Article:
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Tropical test for Otago Law student

Wednesday 16 May 2018 10:07pm

Cory Morrison rugby image
Playing for Guam was an "unforgettable experience" for Otago Law student Cory Morrison. Photos: supplied.

Cory Morrison brothers image
Otago student Cory Morrison (left) and his older brother Josh post-match in Guam.

For most students, crisp mornings and falling leaves signal the time to hunker down and get their assignments done, but this April saw Law and Commerce student Cory Morrison preparing for a different kind of test, this one in the heat and humidity of the tropics: international test match rugby.

We are not talking about the All Blacks, but the 'Flying Proas' – the national rugby team of the tiny territory of Guam. A proa is a Micronesian sailboat.

“I was born and raised in Guam, a Pacific island in Micronesia, known for being next-door to the Marianas Trench and often in the news for being under threat from North Korea due to the US military’s large involvement on the island,” explains Chris.

Along with his older brother Josh, Cory was selected to represent Guam at the Asia Rugby Championship Division III East tournament in Brunei. There they would play the hosts and the other divisional member, China.

On the first Sunday in May, Cory took a break from his tax law readings and flew in to Brunei with his brother to meet their fellow Flying Proas, leaving just a day to prepare for the team's first game, against Brunei.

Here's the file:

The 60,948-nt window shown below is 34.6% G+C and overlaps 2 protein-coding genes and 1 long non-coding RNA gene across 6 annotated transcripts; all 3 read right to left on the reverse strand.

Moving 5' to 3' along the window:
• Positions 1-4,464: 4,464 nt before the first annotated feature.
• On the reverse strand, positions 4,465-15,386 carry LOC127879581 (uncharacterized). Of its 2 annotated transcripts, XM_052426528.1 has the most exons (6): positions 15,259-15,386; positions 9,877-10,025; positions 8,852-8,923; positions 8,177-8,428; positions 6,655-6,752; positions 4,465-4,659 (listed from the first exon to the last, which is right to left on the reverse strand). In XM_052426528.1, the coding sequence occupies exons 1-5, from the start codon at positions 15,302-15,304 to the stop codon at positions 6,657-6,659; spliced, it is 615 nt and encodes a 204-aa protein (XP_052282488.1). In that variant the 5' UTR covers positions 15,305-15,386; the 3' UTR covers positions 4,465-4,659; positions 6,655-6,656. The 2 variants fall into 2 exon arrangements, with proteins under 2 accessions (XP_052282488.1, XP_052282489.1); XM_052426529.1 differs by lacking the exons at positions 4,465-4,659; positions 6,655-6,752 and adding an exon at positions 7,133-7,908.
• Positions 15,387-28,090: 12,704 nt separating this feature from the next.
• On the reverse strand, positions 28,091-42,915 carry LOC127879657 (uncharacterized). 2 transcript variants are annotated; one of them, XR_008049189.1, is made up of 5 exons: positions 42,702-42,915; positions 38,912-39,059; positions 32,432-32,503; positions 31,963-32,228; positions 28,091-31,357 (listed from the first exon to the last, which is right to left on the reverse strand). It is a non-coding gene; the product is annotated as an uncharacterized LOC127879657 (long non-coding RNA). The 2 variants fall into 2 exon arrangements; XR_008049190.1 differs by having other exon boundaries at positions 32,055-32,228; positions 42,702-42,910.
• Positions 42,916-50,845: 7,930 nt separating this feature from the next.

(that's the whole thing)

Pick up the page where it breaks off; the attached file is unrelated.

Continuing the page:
They faced an entirely different prospect to Saturday morning rugby on a frosty Logan Park.

“We played in sweltering 32-degree heat. We beat Brunei 66 – 12 but lost nearly four kilograms in sweat while doing so. We had one day of rest before the next test. The quick turnaround meant we were drinking over 10 bottles of water per day to rehydrate and recover in time to face China.”

Naturally China would be a tougher proposition. After all, its population is over 8,000 times the size of Guam’s 160,000 people.

Cory Morrison team image
The victorious Flying Proas.

Cory’s kiwi dad moved to Guam in 1992 to start a heavy machinery business with his brother. His mum taught at local schools before starting her own business importing Australian and New Zealand wines.

When Cory turned 13 he followed his older brother to boarding school in Cambridge, before heading further south to the University of Otago, where his younger sister has joined him. He still calls Guam home though, and proudly so.

“To play for Guam was an unforgettable experience; playing international test match rugby for your country is something not many get the opportunity to do. There are many young Guamanians spread throughout NZ, so hopefully my brother and I have paved the way for young athletes coming through to embrace their roots and, if an experience like this comes around, to grab it with two hands.”

The Flying Proas certainly took their chances against the Goliath of the division. “China were a well drilled side but we managed to grab some opportunist tries early in the match to run away with a 31-0 lead at halftime. We won the match 55-12.”

Now back in the early frosts of Dunedin, Cory is looking forward to playing in the Premier squad of the Otago University Rugby Club, which he has played for since his first year in 2015.

He has some law tests to prepare for too, but fortunately in somewhat less than 32-degree heat.